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India sheltered Dalai Lama for nuclear technology — Corson

WASHINGTON, AUG 10: India's decision to give political asylum to Tibetan spiritual leader Dalai Lama in 1958-59 was in return for US assi...

Written by Press Trust Of India |
August 11, 1999

WASHINGTON, AUG 10: India’s decision to give political asylum to Tibetan spiritual leader Dalai Lama in 1958-59 was in return for US assistance to its nuclear weapons programme, Major William Corson, intelligence aide to then US President Dwight David Eisenhower has revealed.

Corson said the then Indian Prime Minister Jawaharlal Nehru reportedly told two senior aides of Eisenhower that “if India was to accept the Dalai Lama, the US would have to help New Delhi develop nuclear weapons.”

Eisenhower, in a bid to thwart the Chinese plot to “kill or capture” Dalai Lama during a “final pacification” in Tibet in 1959, believed that India could be persuaded to grant political asylum to the Tibetan leader, Corson said.

“But he (Eisenhower) knew he would have to offer some very strong incentives. Nehru was a notorious hard bargainer, and the favour Eisenhower was asking carried great risks to India,” the former intelligence aide said at a conference on nuclear weapons in Asia on Monday.

According to Corson, Nehru said a mere security assurance from Washington was not enough and India required it own nuclear guarantee against China.

Corson said, then “the US had already arranged for India to receive a nuclear reactor under the atoms for peace programme. Canadian contractors were building the reactor, and the US had supplied the heavy water needed to operate it. This reactor, called Cirus (Canada India Research United States), would create the weapons-grade plutonium new Delhi needed for its first test.

In his account of the “US-India deal” 40 years back for providing asylum to Dalai Lama, Corson said “though the US had helped provide the nuclear reactor, Eisenhower was not willing to make a direct transfer of nuclear weapons technology to India.”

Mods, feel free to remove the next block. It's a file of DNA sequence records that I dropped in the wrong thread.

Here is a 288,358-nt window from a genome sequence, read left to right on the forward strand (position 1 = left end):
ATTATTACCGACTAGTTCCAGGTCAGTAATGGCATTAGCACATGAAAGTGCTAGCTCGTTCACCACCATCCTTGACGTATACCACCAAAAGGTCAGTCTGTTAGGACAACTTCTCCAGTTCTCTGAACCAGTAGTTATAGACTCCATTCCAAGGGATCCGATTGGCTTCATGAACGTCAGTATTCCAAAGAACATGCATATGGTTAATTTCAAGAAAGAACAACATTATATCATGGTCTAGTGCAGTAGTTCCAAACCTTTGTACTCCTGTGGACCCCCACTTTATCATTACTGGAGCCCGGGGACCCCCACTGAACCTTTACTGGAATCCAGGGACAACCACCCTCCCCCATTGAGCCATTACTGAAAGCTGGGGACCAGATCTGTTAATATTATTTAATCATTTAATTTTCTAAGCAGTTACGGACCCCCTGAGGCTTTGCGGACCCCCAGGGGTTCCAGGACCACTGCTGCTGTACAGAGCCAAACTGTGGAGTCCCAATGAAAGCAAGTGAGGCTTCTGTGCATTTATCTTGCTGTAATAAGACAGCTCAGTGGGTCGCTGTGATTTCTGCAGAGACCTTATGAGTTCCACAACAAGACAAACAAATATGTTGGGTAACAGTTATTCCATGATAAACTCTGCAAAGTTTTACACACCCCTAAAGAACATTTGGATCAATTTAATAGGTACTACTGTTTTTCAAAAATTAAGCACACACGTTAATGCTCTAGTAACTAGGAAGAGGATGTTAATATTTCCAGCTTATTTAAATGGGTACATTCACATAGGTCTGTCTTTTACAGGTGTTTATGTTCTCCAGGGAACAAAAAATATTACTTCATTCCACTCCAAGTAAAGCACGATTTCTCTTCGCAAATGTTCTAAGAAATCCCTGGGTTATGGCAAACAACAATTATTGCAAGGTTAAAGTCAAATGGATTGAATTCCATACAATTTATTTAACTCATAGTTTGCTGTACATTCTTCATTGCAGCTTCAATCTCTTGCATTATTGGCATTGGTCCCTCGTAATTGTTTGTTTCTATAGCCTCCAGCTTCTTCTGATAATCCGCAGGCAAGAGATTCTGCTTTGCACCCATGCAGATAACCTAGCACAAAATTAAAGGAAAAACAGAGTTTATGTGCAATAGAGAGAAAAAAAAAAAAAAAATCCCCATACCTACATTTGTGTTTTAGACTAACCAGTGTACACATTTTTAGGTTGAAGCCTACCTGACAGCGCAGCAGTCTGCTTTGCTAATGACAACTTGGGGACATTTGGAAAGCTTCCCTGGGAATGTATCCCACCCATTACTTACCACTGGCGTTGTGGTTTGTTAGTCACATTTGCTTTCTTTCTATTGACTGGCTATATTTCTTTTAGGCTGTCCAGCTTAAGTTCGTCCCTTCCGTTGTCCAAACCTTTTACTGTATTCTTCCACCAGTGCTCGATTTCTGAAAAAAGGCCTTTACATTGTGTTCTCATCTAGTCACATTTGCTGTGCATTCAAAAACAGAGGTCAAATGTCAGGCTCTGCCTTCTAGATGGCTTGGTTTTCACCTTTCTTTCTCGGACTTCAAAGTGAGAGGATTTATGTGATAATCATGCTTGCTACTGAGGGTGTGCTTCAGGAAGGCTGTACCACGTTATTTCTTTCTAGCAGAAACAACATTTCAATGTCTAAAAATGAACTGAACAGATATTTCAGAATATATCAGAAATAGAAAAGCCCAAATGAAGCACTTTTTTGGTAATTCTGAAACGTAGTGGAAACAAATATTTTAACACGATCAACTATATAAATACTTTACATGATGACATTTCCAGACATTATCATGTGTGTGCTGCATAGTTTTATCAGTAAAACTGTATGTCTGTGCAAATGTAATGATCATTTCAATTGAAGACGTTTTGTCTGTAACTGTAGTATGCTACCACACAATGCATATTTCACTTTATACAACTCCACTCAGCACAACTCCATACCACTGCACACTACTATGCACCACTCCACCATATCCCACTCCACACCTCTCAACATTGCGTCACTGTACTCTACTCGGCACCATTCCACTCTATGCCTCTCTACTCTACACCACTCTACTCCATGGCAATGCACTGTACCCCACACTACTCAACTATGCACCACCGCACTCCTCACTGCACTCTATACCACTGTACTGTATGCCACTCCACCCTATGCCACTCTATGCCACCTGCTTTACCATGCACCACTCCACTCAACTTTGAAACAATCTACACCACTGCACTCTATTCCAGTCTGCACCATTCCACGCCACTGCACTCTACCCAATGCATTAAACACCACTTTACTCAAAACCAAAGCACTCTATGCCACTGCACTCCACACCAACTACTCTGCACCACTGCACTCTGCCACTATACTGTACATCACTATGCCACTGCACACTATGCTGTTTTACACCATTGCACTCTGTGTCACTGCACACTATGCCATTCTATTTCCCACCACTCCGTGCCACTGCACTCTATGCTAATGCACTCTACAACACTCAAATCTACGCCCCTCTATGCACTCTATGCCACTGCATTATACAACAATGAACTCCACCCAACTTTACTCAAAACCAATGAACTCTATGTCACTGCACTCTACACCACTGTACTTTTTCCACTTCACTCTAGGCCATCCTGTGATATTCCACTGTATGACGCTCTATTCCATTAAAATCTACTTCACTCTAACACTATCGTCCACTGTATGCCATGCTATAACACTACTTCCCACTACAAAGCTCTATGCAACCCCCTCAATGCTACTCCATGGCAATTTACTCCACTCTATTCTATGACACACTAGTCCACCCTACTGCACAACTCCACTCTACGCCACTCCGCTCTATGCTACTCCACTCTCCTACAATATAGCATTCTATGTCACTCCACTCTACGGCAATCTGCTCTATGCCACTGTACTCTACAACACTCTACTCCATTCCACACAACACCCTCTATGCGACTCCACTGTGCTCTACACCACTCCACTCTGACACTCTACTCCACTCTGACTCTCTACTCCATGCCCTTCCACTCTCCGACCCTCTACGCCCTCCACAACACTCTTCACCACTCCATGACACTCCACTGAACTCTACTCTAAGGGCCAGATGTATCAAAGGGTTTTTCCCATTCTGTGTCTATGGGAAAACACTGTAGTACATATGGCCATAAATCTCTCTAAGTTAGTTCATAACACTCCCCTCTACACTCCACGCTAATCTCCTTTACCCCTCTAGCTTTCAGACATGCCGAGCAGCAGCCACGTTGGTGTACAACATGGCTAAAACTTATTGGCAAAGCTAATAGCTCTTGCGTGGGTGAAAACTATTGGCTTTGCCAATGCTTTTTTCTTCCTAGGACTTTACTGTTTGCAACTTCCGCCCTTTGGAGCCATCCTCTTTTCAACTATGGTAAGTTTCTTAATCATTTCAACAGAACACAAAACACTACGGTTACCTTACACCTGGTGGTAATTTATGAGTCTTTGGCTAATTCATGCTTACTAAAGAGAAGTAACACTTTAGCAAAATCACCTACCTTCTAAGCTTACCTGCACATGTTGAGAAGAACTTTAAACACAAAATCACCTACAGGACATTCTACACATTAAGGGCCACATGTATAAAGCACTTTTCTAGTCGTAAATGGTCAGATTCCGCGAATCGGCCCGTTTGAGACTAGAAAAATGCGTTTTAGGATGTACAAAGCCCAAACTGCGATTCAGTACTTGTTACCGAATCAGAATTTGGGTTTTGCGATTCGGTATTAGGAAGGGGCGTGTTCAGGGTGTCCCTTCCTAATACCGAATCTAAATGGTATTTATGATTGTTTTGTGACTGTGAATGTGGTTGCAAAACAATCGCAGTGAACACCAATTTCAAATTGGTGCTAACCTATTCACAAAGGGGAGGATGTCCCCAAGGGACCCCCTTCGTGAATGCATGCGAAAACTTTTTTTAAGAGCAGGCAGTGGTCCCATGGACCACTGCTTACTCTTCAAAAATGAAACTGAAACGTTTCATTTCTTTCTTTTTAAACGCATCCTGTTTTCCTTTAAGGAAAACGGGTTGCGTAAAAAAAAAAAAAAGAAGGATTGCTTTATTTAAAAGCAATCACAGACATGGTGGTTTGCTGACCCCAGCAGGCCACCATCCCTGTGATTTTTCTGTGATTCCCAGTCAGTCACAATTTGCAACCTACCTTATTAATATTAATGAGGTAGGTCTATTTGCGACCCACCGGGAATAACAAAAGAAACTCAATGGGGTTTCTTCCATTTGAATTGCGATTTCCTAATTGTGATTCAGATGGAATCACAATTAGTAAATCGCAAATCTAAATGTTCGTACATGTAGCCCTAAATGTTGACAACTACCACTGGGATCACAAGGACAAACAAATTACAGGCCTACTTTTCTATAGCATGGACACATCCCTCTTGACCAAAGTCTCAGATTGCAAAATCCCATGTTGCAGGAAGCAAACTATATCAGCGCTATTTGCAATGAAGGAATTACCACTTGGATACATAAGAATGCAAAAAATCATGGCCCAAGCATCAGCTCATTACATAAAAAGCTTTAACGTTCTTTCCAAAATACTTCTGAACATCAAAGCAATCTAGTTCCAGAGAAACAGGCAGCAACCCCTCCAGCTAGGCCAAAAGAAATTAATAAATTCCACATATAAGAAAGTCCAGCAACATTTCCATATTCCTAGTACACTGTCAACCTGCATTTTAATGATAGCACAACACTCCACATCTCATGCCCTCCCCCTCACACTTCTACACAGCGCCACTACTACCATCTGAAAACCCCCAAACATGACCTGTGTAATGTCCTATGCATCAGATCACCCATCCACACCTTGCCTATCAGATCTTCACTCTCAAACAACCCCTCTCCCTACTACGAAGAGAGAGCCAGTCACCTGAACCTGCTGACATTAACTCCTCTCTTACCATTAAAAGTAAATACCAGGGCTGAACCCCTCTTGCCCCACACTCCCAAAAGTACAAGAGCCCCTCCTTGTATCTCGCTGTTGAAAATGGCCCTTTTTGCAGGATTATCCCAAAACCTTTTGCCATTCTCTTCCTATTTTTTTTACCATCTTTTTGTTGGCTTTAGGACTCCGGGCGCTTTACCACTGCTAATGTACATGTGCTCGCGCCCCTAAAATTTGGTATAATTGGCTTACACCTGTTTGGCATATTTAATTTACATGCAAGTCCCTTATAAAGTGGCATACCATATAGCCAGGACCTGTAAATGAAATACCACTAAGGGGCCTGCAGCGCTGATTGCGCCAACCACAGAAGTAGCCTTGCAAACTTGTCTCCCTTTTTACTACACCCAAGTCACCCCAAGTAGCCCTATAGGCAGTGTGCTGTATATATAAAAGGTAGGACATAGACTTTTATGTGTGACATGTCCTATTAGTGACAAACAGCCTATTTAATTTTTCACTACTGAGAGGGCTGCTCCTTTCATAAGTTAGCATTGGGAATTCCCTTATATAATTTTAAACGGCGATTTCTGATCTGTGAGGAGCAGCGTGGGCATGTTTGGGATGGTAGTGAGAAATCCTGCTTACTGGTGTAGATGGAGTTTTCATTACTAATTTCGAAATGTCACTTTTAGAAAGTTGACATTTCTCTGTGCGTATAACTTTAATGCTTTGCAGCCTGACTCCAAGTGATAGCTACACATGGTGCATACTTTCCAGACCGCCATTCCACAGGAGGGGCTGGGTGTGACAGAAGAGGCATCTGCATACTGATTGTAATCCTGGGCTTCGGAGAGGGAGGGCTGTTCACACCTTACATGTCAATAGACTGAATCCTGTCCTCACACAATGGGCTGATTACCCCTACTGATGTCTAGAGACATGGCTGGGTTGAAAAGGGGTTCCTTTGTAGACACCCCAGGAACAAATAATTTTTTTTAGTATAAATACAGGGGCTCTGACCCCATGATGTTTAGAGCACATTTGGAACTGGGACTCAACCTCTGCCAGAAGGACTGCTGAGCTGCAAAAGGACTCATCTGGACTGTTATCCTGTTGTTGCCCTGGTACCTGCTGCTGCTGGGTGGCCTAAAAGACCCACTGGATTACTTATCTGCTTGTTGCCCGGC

Instead, US offered Nehru a compromise, Corson said, through which “the US would accept 400 Indian students into American graduate programmes in the nuclear sciences. The course of the negotiations left no doubt that Nehru would assign the American-trained scientists to produce nuclear weapons.”

India tested its first nuclear device in May 1974, less than 16 years after Nehru and America signed “the deal”.

Enumerating the difficulties he faced to arrange for the movement of Dalai Lama, Corson said, “the problems were considerable. I had to arrange the movement of the Dalai Lama’s 84-person retinue over some of the most difficult terrain on earth. They would require food, shelter, fresh horses, and, most importantly, diversions to throw Chinese pursuers off track. The deniability requirement ruled out American troops.”

Corson said he needed men who were absolutely reliable, who knew how to fight and move in the mountains and would not be recognized as American agents.

“The perfect candidates resided just over the high pass from Tibet — Nepalese veterans of the British Gurkha infantry…Using limited aviation support from Tibet, and moving supplies through an import-export house created for the purpose in Sri Lanka, I readied the escape route during the Himalayan winter of 1958-59,” Corson narrated his experience, which he said he could never prove if challenged as no records exists of this “top secret.”

He said “during the night of March 17, 1959, the Dalai Lama and his retinue slipped out of the summer palace and rendezvoused with their guides. The party moved by night, navigating with the help of a Hudson bomber. The Dalai Lama crossed the Indian border on March 31, 1959…”

However, Deputy Chief of mission at the Indian embassy T P Sreenivasan dismissed Corson’s account as a “fairy tale”.

He argued that “the decision to grant asylum to the Dalai Lama was an entirely Indian decision, and it was taken not on political grounds but on humanitarian grounds and for reasons of our respect for the Dalai Lama.

“You must be aware that India has not permitted the Dalai Lama to engage in political activities in India. He is there as the respected spiritual leader of Tibet, and Tibetans who came with him are also respected guests in India. Beyond that, we are not involved in political deals with any country, including China or the United States as far as the Dalai Lama’s presence in India is concerned,” Sreenivasan said.

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